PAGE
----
+* Response to client::
+* Notification of clients::
+* Conversion between Network Byte Order (Big Endian) and Host Byte Order::
+@end menu
+
@node Startup service
@subsubsection Startup service

@@ -2457,7 +2622,16 @@ sometimes responsible for a large share of GNUnet's overall memory consumption
API quirks (and their implications for applications) that were recently
introduced to minimize the footprint of the hash map.

+
@c ***************************************************************************
+@menu
+* Analysis::
+* Solution::
+* Migration::
+* Conclusion::
+* Availability::
+@end menu
+
@node Analysis
@subsection Analysis
@c %**end of header
@@ -2641,7 +2815,7 @@ accessing the "next_XX" and/or "prev_XX" members.

@c ***************************************************************************
@node The Automatic Restart Manager (ARM)
-@chapter The Automatic Restart Manager (ARM)
+@section The Automatic Restart Manager (ARM)
@c %**end of header

GNUnet's Automated Restart Manager (ARM) is the GNUnet service responsible for
@@ -2830,7 +3004,7 @@ trying to restart a problematic service.

@c ***************************************************************************
@node GNUnet's TRANSPORT Subsystem
-@chapter GNUnet's TRANSPORT Subsystem
+@section GNUnet's TRANSPORT Subsystem
@c %**end of header

This chapter documents how the GNUnet transport subsystem works. The GNUnet
@@ -3056,6 +3230,15 @@ performance results presented are quite old and maybe outdated at this point.
@item Is there any additional documentation?
@end itemize

+
+@menu
+* Why use SMTP for a peer-to-peer transport?::
+* How does it work?::
+* How do I configure my peer?::
+* How do I test if it works?::
+* How fast is it?::
+@end menu
+
@node Why use SMTP for a peer-to-peer transport?
@subsection Why use SMTP for a peer-to-peer transport?
@c %**end of header
@@ -3238,6 +3421,17 @@ have any questions or problems just post them here or ask on the IRC channel.
@item How can I test it?
@end itemize

+
+
+@menu
+* What do I need to use the Bluetooth plugin transport?::
+* How does it work2?::
+* What possible errors should I be aware of?::
+* How do I configure my peer2?::
+* How can I test it?::
+* The implementation of the Bluetooth transport plugin::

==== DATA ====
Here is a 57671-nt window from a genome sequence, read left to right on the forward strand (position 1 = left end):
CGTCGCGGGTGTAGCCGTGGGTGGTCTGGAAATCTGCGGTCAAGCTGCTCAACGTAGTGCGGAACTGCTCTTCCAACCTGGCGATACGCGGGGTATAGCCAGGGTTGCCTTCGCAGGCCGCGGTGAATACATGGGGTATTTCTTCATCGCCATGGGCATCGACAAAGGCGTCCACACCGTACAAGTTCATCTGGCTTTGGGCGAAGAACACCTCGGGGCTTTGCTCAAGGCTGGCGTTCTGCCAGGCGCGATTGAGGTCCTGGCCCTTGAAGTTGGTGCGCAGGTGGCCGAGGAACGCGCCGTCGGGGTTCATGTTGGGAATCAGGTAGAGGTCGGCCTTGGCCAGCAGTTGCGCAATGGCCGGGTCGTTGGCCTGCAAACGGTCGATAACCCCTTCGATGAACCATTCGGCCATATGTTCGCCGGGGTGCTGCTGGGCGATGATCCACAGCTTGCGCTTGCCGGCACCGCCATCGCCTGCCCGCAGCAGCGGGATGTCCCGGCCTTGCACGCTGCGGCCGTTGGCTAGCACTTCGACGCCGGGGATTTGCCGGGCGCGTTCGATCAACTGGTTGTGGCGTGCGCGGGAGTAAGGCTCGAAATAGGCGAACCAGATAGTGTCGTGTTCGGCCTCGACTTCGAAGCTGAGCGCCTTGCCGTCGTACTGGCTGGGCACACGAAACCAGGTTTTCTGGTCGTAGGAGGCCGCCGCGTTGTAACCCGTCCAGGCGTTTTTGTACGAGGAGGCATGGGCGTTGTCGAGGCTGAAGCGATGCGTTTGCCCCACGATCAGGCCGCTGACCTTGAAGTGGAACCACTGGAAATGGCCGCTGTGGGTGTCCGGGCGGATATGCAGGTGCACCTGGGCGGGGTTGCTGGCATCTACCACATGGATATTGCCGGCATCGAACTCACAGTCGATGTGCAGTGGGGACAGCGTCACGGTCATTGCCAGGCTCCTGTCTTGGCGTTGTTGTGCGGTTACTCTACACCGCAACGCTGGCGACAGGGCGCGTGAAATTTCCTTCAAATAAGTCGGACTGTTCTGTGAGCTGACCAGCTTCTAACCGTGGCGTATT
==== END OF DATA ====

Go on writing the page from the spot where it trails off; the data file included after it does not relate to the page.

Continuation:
+@end menu
+
@node What do I need to use the Bluetooth plugin transport?
@subsection What do I need to use the Bluetooth plugin transport?
@c %**end of header
@@ -3421,6 +3615,17 @@ platforms.
@item Pending Features
@end itemize

+
+
+@menu
+* Linux functionality::
+* THE INITIALIZATION::
+* THE LOOP::
+* Details about the broadcast implementation::
+* Windows functionality::
+* Pending features::
+@end menu
+
@node Linux functionality
@subsubsection Linux functionality
@c %**end of header
@@ -3635,7 +3840,7 @@ This section documents how the wlan transport plugin works. Parts which are not
implemented yet or could be better implemented are described at the end.

@node The ATS Subsystem
-@chapter The ATS Subsystem
+@section The ATS Subsystem
@c %**end of header

ATS stands for "automatic transport selection", and the function of ATS in
@@ -3656,7 +3861,7 @@ strategies which differ significantly in their performance and maturity, and it
is still unclear if any particular plugin is generally superior.

@node GNUnet's CORE Subsystem
-@chapter GNUnet's CORE Subsystem
+@section GNUnet's CORE Subsystem
@c %**end of header

The CORE subsystem in GNUnet is responsible for securing link-layer
@@ -3813,6 +4018,13 @@ re-established, the applications will be receive matching connect events.
This section describes the protocol between an application using the CORE
service (the client) and the CORE service process itself.

+
+@menu
+* Setup2::
+* Notifications::
+* Sending::
+@end menu
+
@node Setup2
@subsection Setup2
@c %**end of header
@@ -3882,6 +4094,14 @@ for each request).
@section The CORE Peer-to-Peer Protocol
@c %**end of header

+
+@menu
+* Creating the EphemeralKeyMessage::
+* Establishing a connection::
+* Encryption and Decryption::
+* Type maps::
+@end menu
+
@node Creating the EphemeralKeyMessage
@subsection Creating the EphemeralKeyMessage
@c %**end of header
@@ -3999,7 +4219,7 @@ the correct hash of the type map) is not received, the sender will retransmit
the type map (with exponential back-off).

@node GNUnet's CADET subsystem
-@chapter GNUnet's CADET subsystem
+@section GNUnet's CADET subsystem

The CADET subsystem in GNUnet is responsible for secure end-to-end
communications between nodes in the GNUnet overlay network. CADET builds on the
@@ -4036,8 +4256,9 @@ the sender to send more traffic than the receiver or the network are able to
process.
@end itemize

-@section libgnunetcadet
@node libgnunetcadet